Butterscotch Molasses Pudding Cookies
So, I am about to finish the third book in the Matched series by Allie Condie, Reached. It’s obsessively good, as in, reading it is all I want to do.
If you’re not familiar with the Matched series (and you should be…it’s that good), the cover of the first book has a girl inside a green globe on it. The second book, Crossed, has the girl still inside the globe, but it’s blue and her hand is breaking through. On the final book, the globe is red and she’s fully broken free from it.
Now, I rented the first book from the library, probably 6 months ago, and it went back shortly thereafter. I think I bought the second book, but I have no idea where it is, and I am now reading the third.
Why am I telling you all this? I assure you, I have a point.
The other night Jordan comes up to me while I’m reading. She points to the cover and asks, “is that a series?” and I say yes. She proceeds to tell me that, oh yeah, she remembers the other books. The one with the “girl inside the green globe” (her words) and the “second one with the blue globe, where the girl was breaking out.” Books she hasn’t looked at in months. And she remembered the covers. And taught me a lesson in the meaning of the three covers (seriously, I had not even thought twice about the parallels).
These astute memory and critical reasoning skills came from my 7 year old. The one who didn’t clear her lunch dishes for 24 hours the other day and whose 16 (different) socks I find laying about the house all day long. So…she is a genius when remembering things that have nothing to do with her…but cannot for the life of her, remember not to stack pointy hair things on the stairs where you might step on them, say, at 5am.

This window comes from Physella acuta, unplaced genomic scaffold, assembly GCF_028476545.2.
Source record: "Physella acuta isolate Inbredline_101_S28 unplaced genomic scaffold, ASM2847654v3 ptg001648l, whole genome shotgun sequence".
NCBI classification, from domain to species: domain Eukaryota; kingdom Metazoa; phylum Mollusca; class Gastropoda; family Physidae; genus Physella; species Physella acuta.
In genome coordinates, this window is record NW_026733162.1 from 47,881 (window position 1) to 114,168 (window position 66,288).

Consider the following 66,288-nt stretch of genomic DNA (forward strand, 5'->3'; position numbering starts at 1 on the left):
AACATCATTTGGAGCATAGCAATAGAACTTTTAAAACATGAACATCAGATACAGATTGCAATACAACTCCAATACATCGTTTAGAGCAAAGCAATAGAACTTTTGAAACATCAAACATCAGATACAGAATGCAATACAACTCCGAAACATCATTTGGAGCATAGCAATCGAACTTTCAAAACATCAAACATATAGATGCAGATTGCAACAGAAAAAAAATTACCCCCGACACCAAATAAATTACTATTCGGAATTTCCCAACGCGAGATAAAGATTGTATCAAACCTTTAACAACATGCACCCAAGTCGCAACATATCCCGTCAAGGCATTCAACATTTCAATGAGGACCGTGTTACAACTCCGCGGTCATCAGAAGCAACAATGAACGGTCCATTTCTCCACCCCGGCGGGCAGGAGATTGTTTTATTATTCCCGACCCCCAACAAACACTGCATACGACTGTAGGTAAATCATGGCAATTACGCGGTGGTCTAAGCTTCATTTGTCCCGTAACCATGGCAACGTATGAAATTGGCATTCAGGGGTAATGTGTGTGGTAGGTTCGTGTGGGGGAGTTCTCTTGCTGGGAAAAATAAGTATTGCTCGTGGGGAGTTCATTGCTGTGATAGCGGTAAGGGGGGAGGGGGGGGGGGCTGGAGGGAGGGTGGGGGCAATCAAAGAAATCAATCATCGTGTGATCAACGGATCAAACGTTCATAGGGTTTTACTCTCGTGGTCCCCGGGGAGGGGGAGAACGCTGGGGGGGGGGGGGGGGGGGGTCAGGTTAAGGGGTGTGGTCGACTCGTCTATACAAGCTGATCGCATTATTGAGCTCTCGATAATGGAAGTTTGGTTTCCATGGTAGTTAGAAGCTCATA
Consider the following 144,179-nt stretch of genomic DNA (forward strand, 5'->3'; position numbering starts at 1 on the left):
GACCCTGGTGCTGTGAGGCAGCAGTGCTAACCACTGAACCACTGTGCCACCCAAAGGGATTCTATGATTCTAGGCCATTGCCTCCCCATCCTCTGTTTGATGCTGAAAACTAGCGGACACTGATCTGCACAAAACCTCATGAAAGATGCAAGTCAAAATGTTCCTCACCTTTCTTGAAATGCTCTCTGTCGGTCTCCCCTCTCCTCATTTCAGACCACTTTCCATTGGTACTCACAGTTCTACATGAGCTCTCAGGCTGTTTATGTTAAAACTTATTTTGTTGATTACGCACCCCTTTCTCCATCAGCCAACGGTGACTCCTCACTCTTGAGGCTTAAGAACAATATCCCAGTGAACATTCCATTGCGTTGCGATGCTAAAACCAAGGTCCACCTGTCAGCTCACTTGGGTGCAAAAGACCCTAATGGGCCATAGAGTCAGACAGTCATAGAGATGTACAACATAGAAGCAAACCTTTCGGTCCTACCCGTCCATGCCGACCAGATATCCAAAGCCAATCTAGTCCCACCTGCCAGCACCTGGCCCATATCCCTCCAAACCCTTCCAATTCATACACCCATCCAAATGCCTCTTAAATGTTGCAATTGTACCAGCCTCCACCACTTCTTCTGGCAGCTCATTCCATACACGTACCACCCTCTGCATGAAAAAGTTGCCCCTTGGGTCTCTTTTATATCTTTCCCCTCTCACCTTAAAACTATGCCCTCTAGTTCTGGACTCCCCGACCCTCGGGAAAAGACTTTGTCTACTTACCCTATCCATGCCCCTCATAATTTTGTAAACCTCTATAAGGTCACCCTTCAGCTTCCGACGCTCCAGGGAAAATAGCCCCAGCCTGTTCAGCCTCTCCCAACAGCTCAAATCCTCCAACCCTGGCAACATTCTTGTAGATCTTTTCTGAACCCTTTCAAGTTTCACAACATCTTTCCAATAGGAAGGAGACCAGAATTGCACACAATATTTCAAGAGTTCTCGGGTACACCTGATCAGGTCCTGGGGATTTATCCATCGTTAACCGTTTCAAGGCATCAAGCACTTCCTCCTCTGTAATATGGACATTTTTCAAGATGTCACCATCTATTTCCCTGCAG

What else is weird and also obsessive? My addiction to pudding cookies. I just posted some yesterday, and here I go again.
These are molasses cookies…but I pumped them up withe some butterscotch pudding. You can barely taste the butterscotch (molasses is a very strong flavor!) but it is there. These are SO good! You know what would make them even better? If you put those butterscotch chips inside the cookie. (Something I forgot to do until after they baked….oops.)
These are puffy, soft, and delicious cookies! A simple, classic Christmas cookie that has been updated to fit my pudding obsession.
Seriously, I could eat pudding cookies all day every day and die a happy girl!
Butterscotch Molasses Pudding Cookies
- 1/2 cup butter , softened
- 3/4 cup brown sugar
- 1/3 cup molasses
- 2 boxes butterscotch instant pudding (3.5 ounces)
- 2 eggs
- 1 teaspoon vanilla extract
- 1 teaspoon baking soda
- 1 teaspoon cinnamon
- 1/2 teaspoon ground nutmeg
- 2 1/2 cups flour
- 1 cup butterscotch chips (not pictured, but would be SO good!)
- Additional sugar for rolling , if desired
Cream butter and sugar in the bowl of an electric mixer fitted with the paddle attachment. Add molasses and mix until mixture is smooth. Add pudding mix and blend until combined.. Add eggs and vanilla and beat until combined. Mix in baking soda, cinnamon, nutmeg, and flour. Stir in butterscotch chips, if desired. Chill dough for at least 30 minutes (a few hours is preferable).
When ready to bake, preheat oven to 350 degrees. Line cookie sheets with parchment paper. Place about 1/2 cup sugar in a small bowl for rolling, if desired. (Cookies will be a little crunchy on the outside with the sugar, if you use it.)
Scoop one tablespoon balls of dough and roll in sugar, or just place on cookie sheet. Bake 7-9 minutes until bottoms just begin to get golden. Cool for 5 minutes before moving to a rack to cool completely. Cookies can be frozen for later consumption, if desired. Place in a ziploc bag between layers of paper towel for best results when freezing.
Recipe NotesImportant: do not use sugar-free pudding for this recipe. It creates a crumbly dough that doesn't come together properly. Use regular (instant) pudding mix.
Here are some of my other favorite pudding cookies:
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